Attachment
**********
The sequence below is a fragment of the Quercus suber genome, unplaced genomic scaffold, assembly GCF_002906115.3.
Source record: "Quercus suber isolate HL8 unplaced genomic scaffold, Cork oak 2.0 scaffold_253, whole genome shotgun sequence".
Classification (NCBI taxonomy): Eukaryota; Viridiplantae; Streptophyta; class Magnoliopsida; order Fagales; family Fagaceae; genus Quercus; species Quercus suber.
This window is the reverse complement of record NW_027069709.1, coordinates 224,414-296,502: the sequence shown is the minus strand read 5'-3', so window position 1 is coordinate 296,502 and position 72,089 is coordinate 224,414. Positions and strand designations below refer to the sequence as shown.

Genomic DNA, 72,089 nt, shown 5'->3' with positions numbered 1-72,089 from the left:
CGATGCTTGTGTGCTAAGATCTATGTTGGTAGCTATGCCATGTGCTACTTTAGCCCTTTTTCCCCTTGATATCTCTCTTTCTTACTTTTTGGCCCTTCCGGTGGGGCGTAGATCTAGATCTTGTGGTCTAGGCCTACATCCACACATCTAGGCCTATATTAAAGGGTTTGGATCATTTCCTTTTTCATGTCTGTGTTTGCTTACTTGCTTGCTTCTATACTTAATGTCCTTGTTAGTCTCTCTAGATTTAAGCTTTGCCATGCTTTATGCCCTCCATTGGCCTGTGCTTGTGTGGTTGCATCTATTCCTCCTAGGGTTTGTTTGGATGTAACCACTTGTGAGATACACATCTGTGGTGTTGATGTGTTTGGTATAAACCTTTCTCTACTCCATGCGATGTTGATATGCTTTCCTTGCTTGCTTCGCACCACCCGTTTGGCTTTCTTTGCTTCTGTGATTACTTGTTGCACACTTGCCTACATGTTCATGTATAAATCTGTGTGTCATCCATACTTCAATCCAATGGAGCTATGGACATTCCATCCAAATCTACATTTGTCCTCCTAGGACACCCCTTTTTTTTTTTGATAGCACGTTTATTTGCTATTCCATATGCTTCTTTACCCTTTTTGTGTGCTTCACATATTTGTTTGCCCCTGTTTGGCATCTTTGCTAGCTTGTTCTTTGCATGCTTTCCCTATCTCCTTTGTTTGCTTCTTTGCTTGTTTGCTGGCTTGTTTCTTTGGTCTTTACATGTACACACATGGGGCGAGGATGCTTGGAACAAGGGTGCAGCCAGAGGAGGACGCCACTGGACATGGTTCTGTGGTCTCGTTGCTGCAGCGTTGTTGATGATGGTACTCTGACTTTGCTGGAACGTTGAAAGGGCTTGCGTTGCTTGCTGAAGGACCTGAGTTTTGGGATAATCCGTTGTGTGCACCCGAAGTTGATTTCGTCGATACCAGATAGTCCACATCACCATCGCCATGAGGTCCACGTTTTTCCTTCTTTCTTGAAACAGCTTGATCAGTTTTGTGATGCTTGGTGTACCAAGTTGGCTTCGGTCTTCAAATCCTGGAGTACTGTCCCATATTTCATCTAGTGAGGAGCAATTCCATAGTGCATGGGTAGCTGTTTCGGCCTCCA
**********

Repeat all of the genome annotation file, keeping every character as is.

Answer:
The sequence below is a fragment of the Quercus suber genome, unplaced genomic scaffold, assembly GCF_002906115.3.
Source record: "Quercus suber isolate HL8 unplaced genomic scaffold, Cork oak 2.0 scaffold_253, whole genome shotgun sequence".
Classification (NCBI taxonomy): Eukaryota; Viridiplantae; Streptophyta; class Magnoliopsida; order Fagales; family Fagaceae; genus Quercus; species Quercus suber.
This window is the reverse complement of record NW_027069709.1, coordinates 224,414-296,502: the sequence shown is the minus strand read 5'-3', so window position 1 is coordinate 296,502 and position 72,089 is coordinate 224,414. Positions and strand designations below refer to the sequence as shown.

Genomic DNA, 72,089 nt, shown 5'->3' with positions numbered 1-72,089 from the left:
CGATGCTTGTGTGCTAAGATCTATGTTGGTAGCTATGCCATGTGCTACTTTAGCCCTTTTTCCCCTTGATATCTCTCTTTCTTACTTTTTGGCCCTTCCGGTGGGGCGTAGATCTAGATCTTGTGGTCTAGGCCTACATCCACACATCTAGGCCTATATTAAAGGGTTTGGATCATTTCCTTTTTCATGTCTGTGTTTGCTTACTTGCTTGCTTCTATACTTAATGTCCTTGTTAGTCTCTCTAGATTTAAGCTTTGCCATGCTTTATGCCCTCCATTGGCCTGTGCTTGTGTGGTTGCATCTATTCCTCCTAGGGTTTGTTTGGATGTAACCACTTGTGAGATACACATCTGTGGTGTTGATGTGTTTGGTATAAACCTTTCTCTACTCCATGCGATGTTGATATGCTTTCCTTGCTTGCTTCGCACCACCCGTTTGGCTTTCTTTGCTTCTGTGATTACTTGTTGCACACTTGCCTACATGTTCATGTATAAATCTGTGTGTCATCCATACTTCAATCCAATGGAGCTATGGACATTCCATCCAAATCTACATTTGTCCTCCTAGGACACCCCTTTTTTTTTTTGATAGCACGTTTATTTGCTATTCCATATGCTTCTTTACCCTTTTTGTGTGCTTCACATATTTGTTTGCCCCTGTTTGGCATCTTTGCTAGCTTGTTCTTTGCATGCTTTCCCTATCTCCTTTGTTTGCTTCTTTGCTTGTTTGCTGGCTTGTTTCTTTGGTCTTTACATGTACACACATGGGGCGAGGATGCTTGGAACAAGGGTGCAGCCAGAGGAGGACGCCACTGGACATGGTTCTGTGGTCTCGTTGCTGCAGCGTTGTTGATGATGGTACTCTGACTTTGCTGGAACGTTGAAAGGGCTTGCGTTGCTTGCTGAAGGACCTGAGTTTTGGGATAATCCGTTGTGTGCACCCGAAGTTGATTTCGTCGATACCAGATAGTCCACATCACCATCGCCATGAGGTCCACGTTTTTCCTTCTTTCTTGAAACAGCTTGATCAGTTTTGTGATGCTTGGTGTACCAAGTTGGCTTCGGTCTTCAAATCCTGGAGTACTGTCCCATATTTCATCTAGTGAGGAGCAATTCCATAGTGCATGGGTAGCTGTTTCGGCCTCCA